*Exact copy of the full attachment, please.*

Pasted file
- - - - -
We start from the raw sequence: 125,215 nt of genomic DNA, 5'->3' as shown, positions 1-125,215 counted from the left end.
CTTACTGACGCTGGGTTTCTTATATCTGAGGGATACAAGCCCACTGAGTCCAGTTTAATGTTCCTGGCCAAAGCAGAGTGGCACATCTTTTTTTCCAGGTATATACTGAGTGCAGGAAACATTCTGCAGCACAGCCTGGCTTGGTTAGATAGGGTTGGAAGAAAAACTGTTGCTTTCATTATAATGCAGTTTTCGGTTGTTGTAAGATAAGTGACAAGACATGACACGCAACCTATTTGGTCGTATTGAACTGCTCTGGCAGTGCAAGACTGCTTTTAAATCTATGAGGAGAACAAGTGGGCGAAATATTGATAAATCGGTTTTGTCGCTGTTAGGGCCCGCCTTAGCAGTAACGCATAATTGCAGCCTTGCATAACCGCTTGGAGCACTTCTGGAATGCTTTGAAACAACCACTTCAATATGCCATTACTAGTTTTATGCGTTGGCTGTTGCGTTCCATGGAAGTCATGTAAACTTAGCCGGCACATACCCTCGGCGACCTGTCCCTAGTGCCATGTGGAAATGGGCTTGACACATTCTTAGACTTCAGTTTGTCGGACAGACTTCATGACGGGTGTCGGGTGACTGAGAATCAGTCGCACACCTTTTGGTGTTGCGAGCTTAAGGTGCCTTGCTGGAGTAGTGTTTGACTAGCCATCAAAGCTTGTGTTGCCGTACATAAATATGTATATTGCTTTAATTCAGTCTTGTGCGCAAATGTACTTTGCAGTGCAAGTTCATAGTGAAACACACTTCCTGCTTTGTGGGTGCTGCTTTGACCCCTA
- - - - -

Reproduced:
We start from the raw sequence: 125,215 nt of genomic DNA, 5'->3' as shown, positions 1-125,215 counted from the left end.
CTTACTGACGCTGGGTTTCTTATATCTGAGGGATACAAGCCCACTGAGTCCAGTTTAATGTTCCTGGCCAAAGCAGAGTGGCACATCTTTTTTTCCAGGTATATACTGAGTGCAGGAAACATTCTGCAGCACAGCCTGGCTTGGTTAGATAGGGTTGGAAGAAAAACTGTTGCTTTCATTATAATGCAGTTTTCGGTTGTTGTAAGATAAGTGACAAGACATGACACGCAACCTATTTGGTCGTATTGAACTGCTCTGGCAGTGCAAGACTGCTTTTAAATCTATGAGGAGAACAAGTGGGCGAAATATTGATAAATCGGTTTTGTCGCTGTTAGGGCCCGCCTTAGCAGTAACGCATAATTGCAGCCTTGCATAACCGCTTGGAGCACTTCTGGAATGCTTTGAAACAACCACTTCAATATGCCATTACTAGTTTTATGCGTTGGCTGTTGCGTTCCATGGAAGTCATGTAAACTTAGCCGGCACATACCCTCGGCGACCTGTCCCTAGTGCCATGTGGAAATGGGCTTGACACATTCTTAGACTTCAGTTTGTCGGACAGACTTCATGACGGGTGTCGGGTGACTGAGAATCAGTCGCACACCTTTTGGTGTTGCGAGCTTAAGGTGCCTTGCTGGAGTAGTGTTTGACTAGCCATCAAAGCTTGTGTTGCCGTACATAAATATGTATATTGCTTTAATTCAGTCTTGTGCGCAAATGTACTTTGCAGTGCAAGTTCATAGTGAAACACACTTCCTGCTTTGTGGGTGCTGCTTTGACCCCTA